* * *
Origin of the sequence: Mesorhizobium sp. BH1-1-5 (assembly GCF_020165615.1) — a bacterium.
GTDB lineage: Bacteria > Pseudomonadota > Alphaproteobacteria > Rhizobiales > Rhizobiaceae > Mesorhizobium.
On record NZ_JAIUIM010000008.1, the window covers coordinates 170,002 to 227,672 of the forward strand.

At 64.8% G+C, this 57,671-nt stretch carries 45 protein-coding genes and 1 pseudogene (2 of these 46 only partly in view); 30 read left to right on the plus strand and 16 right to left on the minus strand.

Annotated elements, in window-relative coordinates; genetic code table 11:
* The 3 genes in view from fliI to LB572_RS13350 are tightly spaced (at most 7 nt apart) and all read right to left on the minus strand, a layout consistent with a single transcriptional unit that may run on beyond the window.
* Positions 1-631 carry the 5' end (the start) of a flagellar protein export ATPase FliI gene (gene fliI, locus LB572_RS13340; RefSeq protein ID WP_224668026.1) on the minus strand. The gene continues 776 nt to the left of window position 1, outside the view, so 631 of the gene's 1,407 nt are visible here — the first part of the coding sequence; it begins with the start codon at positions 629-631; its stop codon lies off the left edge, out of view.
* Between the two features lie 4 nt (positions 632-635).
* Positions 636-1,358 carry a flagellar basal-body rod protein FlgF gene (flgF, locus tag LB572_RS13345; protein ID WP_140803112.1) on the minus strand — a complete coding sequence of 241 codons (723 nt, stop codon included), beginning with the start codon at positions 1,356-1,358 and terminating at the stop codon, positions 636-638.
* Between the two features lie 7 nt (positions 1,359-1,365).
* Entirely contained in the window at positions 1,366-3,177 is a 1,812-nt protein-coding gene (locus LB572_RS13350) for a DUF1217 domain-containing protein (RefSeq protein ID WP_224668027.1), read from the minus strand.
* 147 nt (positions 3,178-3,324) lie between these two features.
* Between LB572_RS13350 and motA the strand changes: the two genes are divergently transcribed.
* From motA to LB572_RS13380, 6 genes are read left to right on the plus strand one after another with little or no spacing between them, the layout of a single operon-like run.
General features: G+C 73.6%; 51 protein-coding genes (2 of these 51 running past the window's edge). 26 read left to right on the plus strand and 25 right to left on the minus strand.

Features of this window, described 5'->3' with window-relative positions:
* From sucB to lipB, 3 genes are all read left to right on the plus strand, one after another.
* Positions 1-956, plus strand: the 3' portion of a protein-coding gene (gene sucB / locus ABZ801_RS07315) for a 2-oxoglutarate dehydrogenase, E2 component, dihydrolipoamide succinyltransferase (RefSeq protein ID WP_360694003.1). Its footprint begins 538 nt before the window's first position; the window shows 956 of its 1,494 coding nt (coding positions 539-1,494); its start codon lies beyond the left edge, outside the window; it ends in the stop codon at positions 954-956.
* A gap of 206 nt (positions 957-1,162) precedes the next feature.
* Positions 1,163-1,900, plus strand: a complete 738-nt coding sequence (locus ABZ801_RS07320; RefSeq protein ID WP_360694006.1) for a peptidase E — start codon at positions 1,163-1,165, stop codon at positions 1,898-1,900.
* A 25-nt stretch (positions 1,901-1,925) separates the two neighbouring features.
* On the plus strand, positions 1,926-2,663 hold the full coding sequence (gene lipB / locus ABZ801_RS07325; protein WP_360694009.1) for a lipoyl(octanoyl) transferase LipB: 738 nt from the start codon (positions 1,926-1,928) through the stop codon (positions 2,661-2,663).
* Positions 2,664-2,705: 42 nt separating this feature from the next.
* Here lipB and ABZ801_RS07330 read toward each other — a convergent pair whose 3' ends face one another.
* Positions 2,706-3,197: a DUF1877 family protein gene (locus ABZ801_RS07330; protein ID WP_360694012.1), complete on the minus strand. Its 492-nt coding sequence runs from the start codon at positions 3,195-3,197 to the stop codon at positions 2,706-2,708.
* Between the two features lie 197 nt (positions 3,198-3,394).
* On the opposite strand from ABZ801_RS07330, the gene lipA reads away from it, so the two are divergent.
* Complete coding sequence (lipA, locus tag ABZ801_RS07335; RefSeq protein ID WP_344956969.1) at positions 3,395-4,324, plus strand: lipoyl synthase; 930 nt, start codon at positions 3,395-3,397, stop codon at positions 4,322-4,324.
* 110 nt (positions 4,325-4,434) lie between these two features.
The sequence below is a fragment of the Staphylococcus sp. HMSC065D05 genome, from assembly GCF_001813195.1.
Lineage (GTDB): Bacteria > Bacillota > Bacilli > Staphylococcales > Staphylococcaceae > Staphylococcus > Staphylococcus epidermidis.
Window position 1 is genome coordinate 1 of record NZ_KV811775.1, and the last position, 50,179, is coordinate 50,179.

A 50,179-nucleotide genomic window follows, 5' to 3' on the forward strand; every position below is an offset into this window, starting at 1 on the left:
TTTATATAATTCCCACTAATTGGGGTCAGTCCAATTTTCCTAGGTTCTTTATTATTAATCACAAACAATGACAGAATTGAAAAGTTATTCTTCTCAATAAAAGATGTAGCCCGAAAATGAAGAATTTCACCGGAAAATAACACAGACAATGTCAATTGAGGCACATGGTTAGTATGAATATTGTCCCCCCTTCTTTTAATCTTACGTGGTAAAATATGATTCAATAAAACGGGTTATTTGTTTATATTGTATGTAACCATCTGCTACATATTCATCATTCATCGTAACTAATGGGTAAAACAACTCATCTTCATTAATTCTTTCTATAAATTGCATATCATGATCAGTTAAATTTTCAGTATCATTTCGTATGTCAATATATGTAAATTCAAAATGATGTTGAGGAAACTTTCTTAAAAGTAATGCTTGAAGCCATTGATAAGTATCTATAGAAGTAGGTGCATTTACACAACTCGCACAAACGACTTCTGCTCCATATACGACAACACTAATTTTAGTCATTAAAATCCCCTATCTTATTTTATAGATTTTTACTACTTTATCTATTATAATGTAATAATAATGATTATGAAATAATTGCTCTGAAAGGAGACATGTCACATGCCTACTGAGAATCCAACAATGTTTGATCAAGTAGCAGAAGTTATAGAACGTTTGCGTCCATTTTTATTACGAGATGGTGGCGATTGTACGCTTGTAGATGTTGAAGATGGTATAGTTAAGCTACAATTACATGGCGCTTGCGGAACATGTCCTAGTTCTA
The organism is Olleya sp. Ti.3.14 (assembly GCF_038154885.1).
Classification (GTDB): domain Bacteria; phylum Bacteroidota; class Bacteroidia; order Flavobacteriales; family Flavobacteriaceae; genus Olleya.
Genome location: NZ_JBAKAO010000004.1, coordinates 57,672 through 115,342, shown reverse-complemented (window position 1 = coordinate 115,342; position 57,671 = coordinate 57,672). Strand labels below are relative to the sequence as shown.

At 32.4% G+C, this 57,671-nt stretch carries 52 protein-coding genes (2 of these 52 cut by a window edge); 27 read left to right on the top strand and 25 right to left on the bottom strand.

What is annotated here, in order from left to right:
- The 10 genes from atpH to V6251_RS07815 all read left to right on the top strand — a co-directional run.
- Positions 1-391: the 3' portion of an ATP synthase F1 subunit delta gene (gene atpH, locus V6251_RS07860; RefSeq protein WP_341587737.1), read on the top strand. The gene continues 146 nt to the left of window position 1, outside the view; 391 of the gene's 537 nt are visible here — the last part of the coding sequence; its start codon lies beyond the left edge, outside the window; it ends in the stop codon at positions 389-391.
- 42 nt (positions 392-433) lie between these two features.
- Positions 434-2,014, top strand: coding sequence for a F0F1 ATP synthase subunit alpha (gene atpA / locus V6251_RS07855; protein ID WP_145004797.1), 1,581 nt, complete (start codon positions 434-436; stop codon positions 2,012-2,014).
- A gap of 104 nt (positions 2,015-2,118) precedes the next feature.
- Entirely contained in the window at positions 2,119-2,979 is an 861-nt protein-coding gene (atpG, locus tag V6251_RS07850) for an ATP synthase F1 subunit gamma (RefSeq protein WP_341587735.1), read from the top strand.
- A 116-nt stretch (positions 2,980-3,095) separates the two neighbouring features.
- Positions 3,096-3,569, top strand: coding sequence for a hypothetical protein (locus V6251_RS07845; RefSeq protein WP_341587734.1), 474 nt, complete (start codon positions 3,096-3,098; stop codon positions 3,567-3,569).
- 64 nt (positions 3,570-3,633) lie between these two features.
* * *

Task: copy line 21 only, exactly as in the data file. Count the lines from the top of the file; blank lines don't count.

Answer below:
* A 25-nt stretch (positions 1,901-1,925) separates the two neighbouring features.